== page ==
I was definitely born in the wrong era, writes Calum Corral.

When Nirvana and Guns N Roses were rocking the airwaves on ‘Atlantic 252’ in the Largs Academy Common Room in 1993, I was more interested in The Beatles, Elvis Presley, and Tom Jones!

As anyone who has seen me ‘perform’ on a Friday night at The Waterside or Macaulays knows, ‘Viva Largs Vegas’ and ‘It’s Not Unusual’ are two of my favourite hits to ‘sing’ along to!

My favourite Dr Who is Patrick Troughton who battled the yeti in the London Underground, and the gruesomely titled ‘Macra Terror’ - massive crabs who invaded a holiday colony, thanks to an element of Orwellian mind control. It certainly had a grip on me - while many episodes of his era were wiped by the BBC, thanks to dedicated fans who had tape recorders at the time, the audio has survived, and so Troughton’s great and zany adventures are now on my iPod along with other great musical hits of the 60s. Other favourite tv shows of the era include ‘Lost in Space’, ‘The Fugitive’, and of course, to my mind the original and the best ‘Batman’ starring Adam West and Burt Ward. If you haven’t seen the original 1960s movie, you are missing out on one of the funniest films ever made.

And even in modern TV, my favourite television drama is about a 1960s advertising agency ‘Mad Men’, which has opened up a whole feast of musical magic to me, with a range of fantastic deep, moving and poignant songs which cover a whole range of emotions, and mini-stories in themselves.

Every episode finishes with a different tune from the era, from Sony and Cher’s ‘I’ve got you babe’ to the wonderful and alluring Judy Collins ‘Both Sides Now’, and Peggy Lee’s ‘Is that all there is?’ which is in the style of a monologue about memories of her own childhood, and is haunting and remarkable, and still resonates many years later.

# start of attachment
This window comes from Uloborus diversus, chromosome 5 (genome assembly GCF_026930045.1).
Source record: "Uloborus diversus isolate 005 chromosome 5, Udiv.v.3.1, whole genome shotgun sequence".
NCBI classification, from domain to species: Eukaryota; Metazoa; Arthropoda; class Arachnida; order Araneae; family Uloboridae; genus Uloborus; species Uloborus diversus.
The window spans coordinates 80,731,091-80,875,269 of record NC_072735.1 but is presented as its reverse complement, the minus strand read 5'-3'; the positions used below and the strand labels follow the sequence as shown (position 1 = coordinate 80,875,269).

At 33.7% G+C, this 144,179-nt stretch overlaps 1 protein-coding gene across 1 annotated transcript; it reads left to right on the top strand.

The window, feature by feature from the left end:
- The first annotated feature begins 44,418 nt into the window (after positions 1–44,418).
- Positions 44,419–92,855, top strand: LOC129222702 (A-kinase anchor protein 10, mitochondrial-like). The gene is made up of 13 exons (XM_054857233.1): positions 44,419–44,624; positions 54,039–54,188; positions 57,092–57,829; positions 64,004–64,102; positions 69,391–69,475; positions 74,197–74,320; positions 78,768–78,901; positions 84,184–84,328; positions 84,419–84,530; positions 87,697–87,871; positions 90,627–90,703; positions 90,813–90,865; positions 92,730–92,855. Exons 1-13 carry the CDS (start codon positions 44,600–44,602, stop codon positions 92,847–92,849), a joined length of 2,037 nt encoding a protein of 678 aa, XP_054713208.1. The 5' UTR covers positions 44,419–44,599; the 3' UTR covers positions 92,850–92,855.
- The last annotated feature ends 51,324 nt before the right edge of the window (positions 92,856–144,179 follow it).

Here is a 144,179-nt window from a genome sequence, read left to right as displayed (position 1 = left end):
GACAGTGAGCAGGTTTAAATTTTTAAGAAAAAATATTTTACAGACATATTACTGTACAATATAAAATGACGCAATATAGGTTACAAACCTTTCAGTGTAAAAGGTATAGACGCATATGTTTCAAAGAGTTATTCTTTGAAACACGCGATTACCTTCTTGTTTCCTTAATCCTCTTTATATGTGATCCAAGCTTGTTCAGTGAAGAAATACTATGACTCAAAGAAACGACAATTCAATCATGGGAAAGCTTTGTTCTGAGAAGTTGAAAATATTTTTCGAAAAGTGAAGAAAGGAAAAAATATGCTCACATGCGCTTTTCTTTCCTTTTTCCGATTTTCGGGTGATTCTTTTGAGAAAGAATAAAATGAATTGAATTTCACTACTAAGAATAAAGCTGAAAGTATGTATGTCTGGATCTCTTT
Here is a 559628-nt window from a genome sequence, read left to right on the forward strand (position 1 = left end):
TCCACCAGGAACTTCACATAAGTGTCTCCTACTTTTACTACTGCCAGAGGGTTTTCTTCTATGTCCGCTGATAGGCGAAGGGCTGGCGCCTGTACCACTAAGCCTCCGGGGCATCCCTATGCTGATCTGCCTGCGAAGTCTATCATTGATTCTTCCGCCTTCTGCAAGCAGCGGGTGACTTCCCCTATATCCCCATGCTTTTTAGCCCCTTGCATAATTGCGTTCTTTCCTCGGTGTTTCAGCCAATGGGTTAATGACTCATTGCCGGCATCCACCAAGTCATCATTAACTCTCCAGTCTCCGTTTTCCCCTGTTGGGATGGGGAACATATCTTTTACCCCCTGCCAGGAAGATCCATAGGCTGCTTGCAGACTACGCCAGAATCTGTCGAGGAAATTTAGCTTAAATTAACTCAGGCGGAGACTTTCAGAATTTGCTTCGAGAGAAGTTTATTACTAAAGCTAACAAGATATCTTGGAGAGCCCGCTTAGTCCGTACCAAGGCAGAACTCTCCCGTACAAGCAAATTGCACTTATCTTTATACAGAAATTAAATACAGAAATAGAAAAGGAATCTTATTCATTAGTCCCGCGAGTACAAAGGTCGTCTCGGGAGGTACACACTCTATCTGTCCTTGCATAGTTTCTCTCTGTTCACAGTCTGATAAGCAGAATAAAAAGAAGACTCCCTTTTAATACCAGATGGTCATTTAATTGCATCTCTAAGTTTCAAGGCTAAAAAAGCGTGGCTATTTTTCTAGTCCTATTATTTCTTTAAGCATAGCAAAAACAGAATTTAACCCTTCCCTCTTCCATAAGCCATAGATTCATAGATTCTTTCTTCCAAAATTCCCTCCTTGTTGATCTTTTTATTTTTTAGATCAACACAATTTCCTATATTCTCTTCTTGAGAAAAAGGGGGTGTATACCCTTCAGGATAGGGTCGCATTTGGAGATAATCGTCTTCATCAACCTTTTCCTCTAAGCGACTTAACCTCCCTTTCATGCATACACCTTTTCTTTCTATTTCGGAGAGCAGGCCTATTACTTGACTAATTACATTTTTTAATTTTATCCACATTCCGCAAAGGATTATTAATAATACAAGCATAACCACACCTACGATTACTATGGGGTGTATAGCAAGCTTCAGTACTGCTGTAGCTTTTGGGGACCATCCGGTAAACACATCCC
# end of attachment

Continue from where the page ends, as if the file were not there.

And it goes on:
At the advent of digital tv and radio in 2006, I ‘tuned in’ to a London’s Big L radio station, and a show presented by Opal Bonfante. Yes, that is her real name! Opal, who was in her 20s, spoke to musical legends on her show including the late Davy Jones of The Monkees fame, and Peter Townsend of The Who. (The shows are still available on podcast http://tinyurl.com/qanuuqg - it is unmissable stuff) And it was during Opal’s show that I heard another classic 60s song which still sits on my iPod today ‘Step Inside Love’ - when I first heard the song, I thought - wow - now that is a cracking tune, but I couldn’t work out who the singer was.

When Opal revealed it was Cilla Black, I couldn’t quite believe it! Cilla of ‘Blind Date’ and ‘Surprise Surprise’ fame was a singing diva in the swinging 60s. I was aware of her musical background, but wasn’t actually aware of some of her great hits.

So it was with great sadness when Cilla’s death was announced on Sunday. I was on Wee Cumbrae of all places when somebody sent me a text, and of course, some of her famous songs were once again being broadcast on our national airwaves, some 50 years later - a television and musical legend.

And now thousands of Cilla Black fans have joined a campaign to get her hit ‘Anyone who had a heart’ back to Number 1.

The Facebook group, called ‘Get Cilla Black Anyone Who Had A Heart to UK No 1’ was created on Sunday soon after the news of her sudden death broke. Wouldn’t that be so fitting?